The first is that generative AI is incredibly easy to engage with using natural language. It feels conversational so that you’re able to talk to AI-powered apps and ask for assistance the same way you would if speaking to another human. It may not seem monumental until you try it, but it is game changing. The ability to simply say, “what are the key takeaways from this document?” or “turn these bullets into a work bio for me” and have the AI return results in seconds is quite frankly, amazing. Think about how much time you can save each day if you apply this to a few tasks.

The second thing that differs is the focus on ethics and responsibility so early in the development and adoption of generative AI. In the past we’ve seen technology advancements take hold — from the steam engine to social media — but not until after it is broadly adopted, and issues arise, did people advocate for safety and regulation.

With AI, there are groups across industry, academia and government focused on this. At Microsoft we have hundreds of people thinking about how to develop, deploy and manage AI responsibly, and how to advocate for global regulation to ensure the technology is used for good. We also have a set of programs and processes, such as the Responsible AI Standards we’ve put in place for both our development and to help our customers in their efforts to build AI responsibly.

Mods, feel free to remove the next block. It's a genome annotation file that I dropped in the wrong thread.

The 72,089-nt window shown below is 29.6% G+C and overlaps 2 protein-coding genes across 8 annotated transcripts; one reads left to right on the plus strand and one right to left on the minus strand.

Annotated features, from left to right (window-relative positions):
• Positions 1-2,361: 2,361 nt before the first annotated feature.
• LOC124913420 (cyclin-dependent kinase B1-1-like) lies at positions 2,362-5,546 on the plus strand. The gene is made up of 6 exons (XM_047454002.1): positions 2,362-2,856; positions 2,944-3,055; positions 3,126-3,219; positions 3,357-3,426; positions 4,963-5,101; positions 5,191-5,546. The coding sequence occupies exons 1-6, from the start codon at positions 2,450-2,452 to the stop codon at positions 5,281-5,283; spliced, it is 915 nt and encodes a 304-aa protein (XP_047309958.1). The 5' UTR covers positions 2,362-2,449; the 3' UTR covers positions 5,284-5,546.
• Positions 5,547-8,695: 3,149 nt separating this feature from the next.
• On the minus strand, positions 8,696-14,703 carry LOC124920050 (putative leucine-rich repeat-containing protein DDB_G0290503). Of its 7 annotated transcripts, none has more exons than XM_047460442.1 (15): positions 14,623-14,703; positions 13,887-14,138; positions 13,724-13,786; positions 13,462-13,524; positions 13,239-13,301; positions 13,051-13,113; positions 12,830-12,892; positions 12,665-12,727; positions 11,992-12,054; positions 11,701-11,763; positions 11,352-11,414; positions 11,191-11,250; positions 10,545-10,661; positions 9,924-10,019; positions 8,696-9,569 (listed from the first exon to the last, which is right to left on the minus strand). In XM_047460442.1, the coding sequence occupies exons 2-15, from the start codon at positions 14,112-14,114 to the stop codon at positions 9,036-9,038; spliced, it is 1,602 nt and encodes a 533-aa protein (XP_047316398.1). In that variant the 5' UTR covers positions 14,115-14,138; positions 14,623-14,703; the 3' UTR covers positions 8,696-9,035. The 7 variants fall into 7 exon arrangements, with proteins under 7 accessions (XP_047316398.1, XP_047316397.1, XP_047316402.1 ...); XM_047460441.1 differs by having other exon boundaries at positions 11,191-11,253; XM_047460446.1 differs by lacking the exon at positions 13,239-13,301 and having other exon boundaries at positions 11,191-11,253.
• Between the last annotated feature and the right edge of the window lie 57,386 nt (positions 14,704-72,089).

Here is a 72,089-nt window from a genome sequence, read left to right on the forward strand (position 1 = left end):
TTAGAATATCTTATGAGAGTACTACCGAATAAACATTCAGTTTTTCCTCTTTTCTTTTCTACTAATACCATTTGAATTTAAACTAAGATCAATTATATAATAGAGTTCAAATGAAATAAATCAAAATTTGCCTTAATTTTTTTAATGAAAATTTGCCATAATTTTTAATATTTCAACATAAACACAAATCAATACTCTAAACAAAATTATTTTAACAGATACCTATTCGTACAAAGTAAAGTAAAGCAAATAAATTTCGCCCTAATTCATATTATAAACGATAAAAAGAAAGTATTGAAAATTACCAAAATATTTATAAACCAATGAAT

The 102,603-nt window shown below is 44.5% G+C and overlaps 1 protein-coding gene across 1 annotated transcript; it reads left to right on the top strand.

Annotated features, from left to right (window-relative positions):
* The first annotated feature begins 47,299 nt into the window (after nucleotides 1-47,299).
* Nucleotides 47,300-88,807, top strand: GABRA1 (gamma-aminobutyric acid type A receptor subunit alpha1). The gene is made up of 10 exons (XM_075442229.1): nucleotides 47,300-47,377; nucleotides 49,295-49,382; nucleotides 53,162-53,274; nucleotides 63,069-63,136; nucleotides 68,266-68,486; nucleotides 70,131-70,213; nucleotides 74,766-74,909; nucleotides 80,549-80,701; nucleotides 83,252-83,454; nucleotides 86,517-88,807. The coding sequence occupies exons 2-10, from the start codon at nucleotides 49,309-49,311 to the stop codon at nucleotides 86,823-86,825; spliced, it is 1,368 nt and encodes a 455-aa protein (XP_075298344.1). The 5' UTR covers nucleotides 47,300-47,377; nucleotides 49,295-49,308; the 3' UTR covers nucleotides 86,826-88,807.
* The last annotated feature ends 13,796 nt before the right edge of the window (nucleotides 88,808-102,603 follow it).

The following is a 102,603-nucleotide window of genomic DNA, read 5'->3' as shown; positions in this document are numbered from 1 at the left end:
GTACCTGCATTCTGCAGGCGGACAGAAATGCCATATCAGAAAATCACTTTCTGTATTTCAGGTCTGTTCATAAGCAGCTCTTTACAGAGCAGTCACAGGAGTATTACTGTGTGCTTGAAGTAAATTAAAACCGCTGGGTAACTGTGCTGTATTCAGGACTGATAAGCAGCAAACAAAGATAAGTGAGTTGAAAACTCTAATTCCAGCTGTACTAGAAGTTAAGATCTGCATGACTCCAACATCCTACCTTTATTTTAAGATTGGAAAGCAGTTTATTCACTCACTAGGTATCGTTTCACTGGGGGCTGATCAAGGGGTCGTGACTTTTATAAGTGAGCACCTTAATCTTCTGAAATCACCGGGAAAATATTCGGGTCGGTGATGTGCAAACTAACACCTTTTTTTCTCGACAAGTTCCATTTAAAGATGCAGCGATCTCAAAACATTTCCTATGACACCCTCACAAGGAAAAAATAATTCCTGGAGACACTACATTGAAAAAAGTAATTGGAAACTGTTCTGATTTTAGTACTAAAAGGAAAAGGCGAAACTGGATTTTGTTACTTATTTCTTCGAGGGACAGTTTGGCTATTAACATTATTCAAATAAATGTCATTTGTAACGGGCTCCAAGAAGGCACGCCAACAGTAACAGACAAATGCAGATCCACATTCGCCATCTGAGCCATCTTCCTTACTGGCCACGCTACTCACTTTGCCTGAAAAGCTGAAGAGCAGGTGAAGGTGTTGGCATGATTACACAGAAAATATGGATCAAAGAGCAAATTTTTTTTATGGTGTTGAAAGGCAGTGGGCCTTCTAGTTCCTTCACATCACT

Many AI-related headlines in the news have taken a more negative slant (inaccuracies, privacy concerns, etc.). What are a few of the more positive aspects of AI for communicators to know?

Being clear-eyed about the risks associated with AI is critical, but it’s equally important to look at the positive opportunities. As a communicator, I’m excited about both the stories I get to tell about the ways Microsoft and our customers are leveraging AI, as well as the ways in which my colleagues and I can leverage AI for the more tedious or time-consuming tasks that pull us away from meaningful work.

For example, think about every time you have writer’s block while crafting a blog post, or find yourself on a short deadline to develop an executive presentation, or you miss a meeting and need to chase down notes and action items. There are AI tools that help with all of this (at Microsoft we call them Copilots). The key is trusting the source and making sure you use enterprise grade solutions to protect your company’s IP.